Tuesday, May 10, 2011

A Blood-Stained Rocking Chair in Dearborn

More than a decade ago when I visited Ford’s Theater, where John Wilkes Booth shot President Lincoln on April 14, 1865, five days after Lee surrendered to Grant, I left with one disappointment. I could view only a replica of the rocking chair in which Lincoln sat when America’s sixteenth president was assassinated.  The real chair resides in a museum in Dearborn, Michigan.  Last week, I finally saw it.  

The chair in which President
Abraham Lincoln sat when
John Wilkes Booth shot him.
The carved wood chair with faded, red textured upholstery, clearly stained by blood from Lincoln’s head wound, sits innocuously in a showcase situated among thousands of artifacts from American history in the Henry Ford Museum at Greenfield Village, just southwest of Detroit. (For more information, go to Greenfield Village.)

I visited “America’s Greatest History Attraction,” comprising an 80-acre village of outdoor exhibits; a cavernous, nine-acre museum of trains, planes, buses and cars; and an I-Max Theater with my youngest daughter. We had just attended her grad school graduation in Ann Arbor.  While nearly everything in the museum's walk through U.S. history fascinated us, it was the authentic Lincoln chair, eerily housed near the limo in which President Kennedy was assassinated in 1963, as well as the long, black car President Reagan was entering when John Hinckley shot him in 1981, that held our attention the longest.

For me, this was probably because I’ve been studying and blogging about the American Civil War during its 150th  anniversary, and the assassination of the man who led the nation through its most tragic saga often occupies my thoughts. I also had seen myriad Lincoln sites from coast to coast as I have researched my history/travel books through the years. (See Feb. 22 blog Abraham Lincoln: Man In The Middle.)  

Presidential Box at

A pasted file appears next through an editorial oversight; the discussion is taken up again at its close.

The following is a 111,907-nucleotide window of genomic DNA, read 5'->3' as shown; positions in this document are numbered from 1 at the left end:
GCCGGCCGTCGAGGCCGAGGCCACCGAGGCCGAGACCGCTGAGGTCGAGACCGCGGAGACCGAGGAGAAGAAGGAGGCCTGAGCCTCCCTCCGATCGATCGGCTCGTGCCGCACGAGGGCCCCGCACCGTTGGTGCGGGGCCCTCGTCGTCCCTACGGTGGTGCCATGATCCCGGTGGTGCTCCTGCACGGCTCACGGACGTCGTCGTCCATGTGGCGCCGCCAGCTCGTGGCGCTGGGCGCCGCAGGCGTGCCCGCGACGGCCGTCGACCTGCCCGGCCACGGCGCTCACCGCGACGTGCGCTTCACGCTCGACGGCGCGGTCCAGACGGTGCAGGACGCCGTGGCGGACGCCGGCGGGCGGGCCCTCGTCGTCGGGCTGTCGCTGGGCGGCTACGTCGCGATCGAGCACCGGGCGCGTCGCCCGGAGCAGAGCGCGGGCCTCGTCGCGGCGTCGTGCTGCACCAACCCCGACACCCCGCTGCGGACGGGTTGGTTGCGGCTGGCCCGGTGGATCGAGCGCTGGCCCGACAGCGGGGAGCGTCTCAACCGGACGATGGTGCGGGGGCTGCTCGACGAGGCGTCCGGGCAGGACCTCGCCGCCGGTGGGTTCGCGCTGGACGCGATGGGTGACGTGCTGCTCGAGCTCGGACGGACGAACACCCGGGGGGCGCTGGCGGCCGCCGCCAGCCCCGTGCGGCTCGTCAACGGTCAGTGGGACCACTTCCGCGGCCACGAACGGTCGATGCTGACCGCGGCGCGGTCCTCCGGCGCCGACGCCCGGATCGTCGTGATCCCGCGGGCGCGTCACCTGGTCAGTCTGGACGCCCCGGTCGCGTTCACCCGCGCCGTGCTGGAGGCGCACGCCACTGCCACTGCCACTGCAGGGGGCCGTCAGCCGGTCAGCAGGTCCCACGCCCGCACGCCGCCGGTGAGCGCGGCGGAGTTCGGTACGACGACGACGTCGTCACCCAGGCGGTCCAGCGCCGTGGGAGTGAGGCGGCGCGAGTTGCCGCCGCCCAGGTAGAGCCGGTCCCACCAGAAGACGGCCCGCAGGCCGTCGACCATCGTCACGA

Ford's Theater in
Washington, D.C.
Now my vision of the fateful night when Booth, a handsome, 26-year-old Shakespearean actor, shot Lincoln behind the left ear is complete. I can envision the President in the rocking chair, enjoying a production of Our American Cousin with his wife Mary Todd Lincoln and two guests.  I see the balcony box that theater staffers had decorated in the little three-story, brick theater tucked away on 10th Street NW in Washington, D.C., with red-white-and blue bunting and a framed picture of George Washington.

During the popular play, Booth sneaked into the theater and waited behind a door to the presidential box, framed with gold curtains.  As the audience laughed at an actor’s lines, Booth sprang toward Lincoln’s rocking chair and shot the president. The assassin then jumped from the box to the stage, catching his foot on the decorative bunting. He landed off-balance on the stage, breaking a small bone in his left leg. Still, he managed a clean escape by hobbling through a back stage door to a waiting horse and riding off. (See Currier and Ives representation of the assassination on PHOTOS page.)

Authorities surrounded Booth twelve days later as he hid in a barn in Virginia. Historians still debate whether Booth killed himself or one of his pursuers did so.  

Lincoln died at 7:22 a.m. the next day in a back bedroom at the Petersen House, a nearby boarding house where doctors had administered to him throughout the night.  In the basement museum at Ford's Theater, you can see the blood-stained pillow on which the dying Lincoln rested his head at the Petersen House, as well as his blood-stained top coat. 

To view the bullet that killed Lincoln and fragments of his skull, go to the  National Museum of Health and Medicine on the campus of Walter Reed Medical Center at 6900 Georgia Avenue in Washington.  Also in the museum: a section of Booth's spinal column revealing the path of the bullet that killed him. For information, go to  NMHM.
Mark your calendar:  Greenfield Village will host a Discovering the Civil War exhibit from May 21 through September 5, 2011. You can tour the building where Lincoln practiced law in Springfield, Ill., moved piece by piece to Dearborn, as were other large artifacts in the village.

Opening in February 2012, the new Center for Education and
 Leadership at Ford’s Theater will explore the lasting effect Abraham Lincoln’s
presidency has had on our country. For more information, go to Ford's Theater National Historic Site.